Guns.com recently reported a story in which a Philadelphia, resident Mark Fiorino was stopped and briefly detained for legally carrying a sidearm openly. Remarkably, the officer who stopped Fiorino had no idea that open carry is perfectly legal in Pennsylvania.
Even more remarkably, Fiorino tape recorded the entire incident. News of the encounter, during which police shouted profanities at Fiorino and repeatedly accused him of breaking the law, raised eyebrows nationwide.
The incident also left many wondering what, if any, is the proper protocol for law-abiding citizens who are stopped by police while carrying. As was illustrated by Fiorino’s unfortunate case, one cannot always rely on law enforcement to know the letter of the law.
Although it would be an impossible task for Guns.com to unearth every state and local ordinance dealing with the many types of gun carry, we found at least one example highlighting the legal requirements of concealed carriers in the state of Michigan. The rules read as follows:
1. An individual licensed to carry a concealed pistol who is stopped by a police officer (traffic stop or otherwise) while in possession of a pistol shall immediately disclose to the police officer that he or she is carrying a concealed pistol either on their person or in their motor vehicle.
Failure to disclose this information to a police officer carries the following penalties.
First offense = State Civil Infraction – $500 fine and 6-month CPL license suspension.
Second offense = State Civil Infraction – $1000 fine and CPL license revocation.
2. An individual licensed to carry a concealed pistol shall have the license in his or her possession at all times he or she is carrying a concealed pistol.
Failure to possess CPL license when carrying a concealed pistol is a State Civil Infraction and a $100.00 fine.
3. Upon request, an individual licensed to carry a concealed pistol shall show both of the following to a police officer:
His or her license to carry a concealed pistol.
His or her driver license or personal identification card.
Failure to show CPL license and Michigan driver license or Michigan personal identification card when carrying a concealed pistol is a State Civil Infraction and $100.00 fine.
4. A pistol carried in violation of numbers 1, 2, or 3 is subject to immediate seizure by a police officer. If a pistol is seized for failure to possess a CPL while carrying a concealed pistol:
Individual has 45 days in which to display their license to carry a concealed pistol to the law enforcement agency that seized the pistol and the pistol shall be returned.
If the individual does not display their license to carry a concealed pistol within 45 days the pistol is subject to forfeiture.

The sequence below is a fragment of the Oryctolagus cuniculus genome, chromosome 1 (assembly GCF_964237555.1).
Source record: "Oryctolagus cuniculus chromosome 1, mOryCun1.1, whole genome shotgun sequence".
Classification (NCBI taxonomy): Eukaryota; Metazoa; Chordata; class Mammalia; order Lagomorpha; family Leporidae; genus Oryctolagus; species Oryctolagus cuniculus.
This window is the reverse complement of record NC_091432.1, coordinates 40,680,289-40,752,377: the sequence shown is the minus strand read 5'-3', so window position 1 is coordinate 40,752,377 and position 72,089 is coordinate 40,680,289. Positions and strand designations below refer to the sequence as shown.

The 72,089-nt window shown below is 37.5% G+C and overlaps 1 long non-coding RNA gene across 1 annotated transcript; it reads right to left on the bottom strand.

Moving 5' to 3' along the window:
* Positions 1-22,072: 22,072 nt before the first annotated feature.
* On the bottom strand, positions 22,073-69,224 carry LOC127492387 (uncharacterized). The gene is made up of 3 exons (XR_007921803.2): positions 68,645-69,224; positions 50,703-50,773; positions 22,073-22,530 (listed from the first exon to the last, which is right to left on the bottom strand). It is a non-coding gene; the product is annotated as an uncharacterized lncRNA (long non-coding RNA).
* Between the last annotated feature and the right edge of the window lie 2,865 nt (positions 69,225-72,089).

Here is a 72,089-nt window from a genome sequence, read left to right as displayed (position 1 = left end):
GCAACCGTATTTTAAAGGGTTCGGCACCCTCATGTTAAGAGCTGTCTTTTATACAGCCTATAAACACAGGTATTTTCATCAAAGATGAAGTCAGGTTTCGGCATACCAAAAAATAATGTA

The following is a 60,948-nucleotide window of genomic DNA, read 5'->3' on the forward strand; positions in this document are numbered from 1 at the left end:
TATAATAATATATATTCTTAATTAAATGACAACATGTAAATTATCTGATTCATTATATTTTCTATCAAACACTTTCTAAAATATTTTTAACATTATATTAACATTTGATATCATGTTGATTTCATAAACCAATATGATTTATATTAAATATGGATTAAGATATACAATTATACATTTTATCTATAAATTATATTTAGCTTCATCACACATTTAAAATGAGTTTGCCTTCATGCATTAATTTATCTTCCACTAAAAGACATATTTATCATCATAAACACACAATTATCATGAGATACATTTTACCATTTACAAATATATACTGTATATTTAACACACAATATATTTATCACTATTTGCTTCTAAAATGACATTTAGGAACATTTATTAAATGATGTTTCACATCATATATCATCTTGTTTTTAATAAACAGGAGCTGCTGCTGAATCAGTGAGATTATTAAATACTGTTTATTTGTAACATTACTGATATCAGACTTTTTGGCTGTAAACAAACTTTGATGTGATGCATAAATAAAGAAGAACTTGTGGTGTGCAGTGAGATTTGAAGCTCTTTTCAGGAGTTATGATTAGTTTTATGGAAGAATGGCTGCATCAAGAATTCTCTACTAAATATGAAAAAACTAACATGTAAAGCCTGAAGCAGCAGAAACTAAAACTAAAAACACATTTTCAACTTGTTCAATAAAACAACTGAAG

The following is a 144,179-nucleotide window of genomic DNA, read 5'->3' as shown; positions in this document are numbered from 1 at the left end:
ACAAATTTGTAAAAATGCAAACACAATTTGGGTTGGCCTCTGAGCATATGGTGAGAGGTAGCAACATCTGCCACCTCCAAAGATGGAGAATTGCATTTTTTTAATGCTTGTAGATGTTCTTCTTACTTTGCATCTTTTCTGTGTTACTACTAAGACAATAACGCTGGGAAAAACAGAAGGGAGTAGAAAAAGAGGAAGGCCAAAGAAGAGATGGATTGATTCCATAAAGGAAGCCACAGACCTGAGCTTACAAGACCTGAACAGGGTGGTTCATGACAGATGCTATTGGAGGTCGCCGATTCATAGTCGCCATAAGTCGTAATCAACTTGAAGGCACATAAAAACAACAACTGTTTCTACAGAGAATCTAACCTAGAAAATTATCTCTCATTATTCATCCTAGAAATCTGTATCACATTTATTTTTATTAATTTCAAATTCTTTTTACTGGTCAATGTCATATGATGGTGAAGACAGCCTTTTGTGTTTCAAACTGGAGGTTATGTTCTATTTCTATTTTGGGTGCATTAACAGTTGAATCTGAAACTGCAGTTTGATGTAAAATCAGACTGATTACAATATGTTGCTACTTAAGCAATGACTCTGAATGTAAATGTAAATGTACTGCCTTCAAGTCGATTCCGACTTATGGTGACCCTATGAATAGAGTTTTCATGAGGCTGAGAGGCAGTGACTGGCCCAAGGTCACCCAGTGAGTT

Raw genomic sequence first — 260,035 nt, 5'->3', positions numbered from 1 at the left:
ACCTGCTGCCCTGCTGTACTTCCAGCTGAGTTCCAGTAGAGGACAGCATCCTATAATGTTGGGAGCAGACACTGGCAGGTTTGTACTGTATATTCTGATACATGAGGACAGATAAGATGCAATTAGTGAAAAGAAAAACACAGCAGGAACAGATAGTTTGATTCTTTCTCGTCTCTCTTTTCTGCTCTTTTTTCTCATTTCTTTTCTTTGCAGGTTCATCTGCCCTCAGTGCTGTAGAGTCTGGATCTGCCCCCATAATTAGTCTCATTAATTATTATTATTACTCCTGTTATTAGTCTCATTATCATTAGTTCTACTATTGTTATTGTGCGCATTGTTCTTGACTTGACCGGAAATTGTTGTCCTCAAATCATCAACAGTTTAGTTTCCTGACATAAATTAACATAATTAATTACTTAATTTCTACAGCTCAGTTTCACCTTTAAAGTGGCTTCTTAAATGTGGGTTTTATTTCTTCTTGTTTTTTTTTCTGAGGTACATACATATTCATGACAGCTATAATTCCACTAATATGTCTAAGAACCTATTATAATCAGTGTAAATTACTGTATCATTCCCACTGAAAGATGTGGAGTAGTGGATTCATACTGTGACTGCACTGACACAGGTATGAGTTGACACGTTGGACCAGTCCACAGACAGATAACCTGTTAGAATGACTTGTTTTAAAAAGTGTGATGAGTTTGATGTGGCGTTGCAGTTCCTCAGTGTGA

To Ensure Safety During Police Encounters, if you are stopped by a law enforcement officer you should:
Keep your hands where an officer can see them.
Cooperate fully with the police officer.
If you have a gun with you, tell the police officer as soon as possible.
Do not make any quick movements, especially toward the weapon.
If in a vehicle at night, turn on your vehicle’s dome light.
In certain circumstances, a law enforcement officer may take temporary possession of the weapon during interaction with the individual to ensure the safety of the officer and others. The police officer will return the pistol at the end of the stop unless the individual is being charged with a violation of the act or any other law that allows for the weapon to be seized.
Guns.com recently reported that in New Mexico, the Supreme Court ruled that law enforcement can legally seize a firearm during a traffic stop even if the individual being stopped has not committed a crime or given police reason to believe any crime has occurred. According to the final paragraph of Michigan’s concealed carry guidelines, law enforcement in that state reserve the right to do the same.
Many have questioned the constitutionality of such a seizure, along with a number of other guidelines with which concealed carriers are required to comply. As was the case in New Mexico, a number of the “responsibilities of individuals with a concealed pistol license” are likely to be judicially challenged in the future.
Guns.com would like to hear about any local or state “responsibilities” imposed on carriers in your area. In addition, we encourage those openly carrying or carrying concealed to become familiar with state and local carry statutes. Unfortunately, if Mark Fiorino’s case is any indication, leaving it up to police to follow the letter of the law can prove insufficient.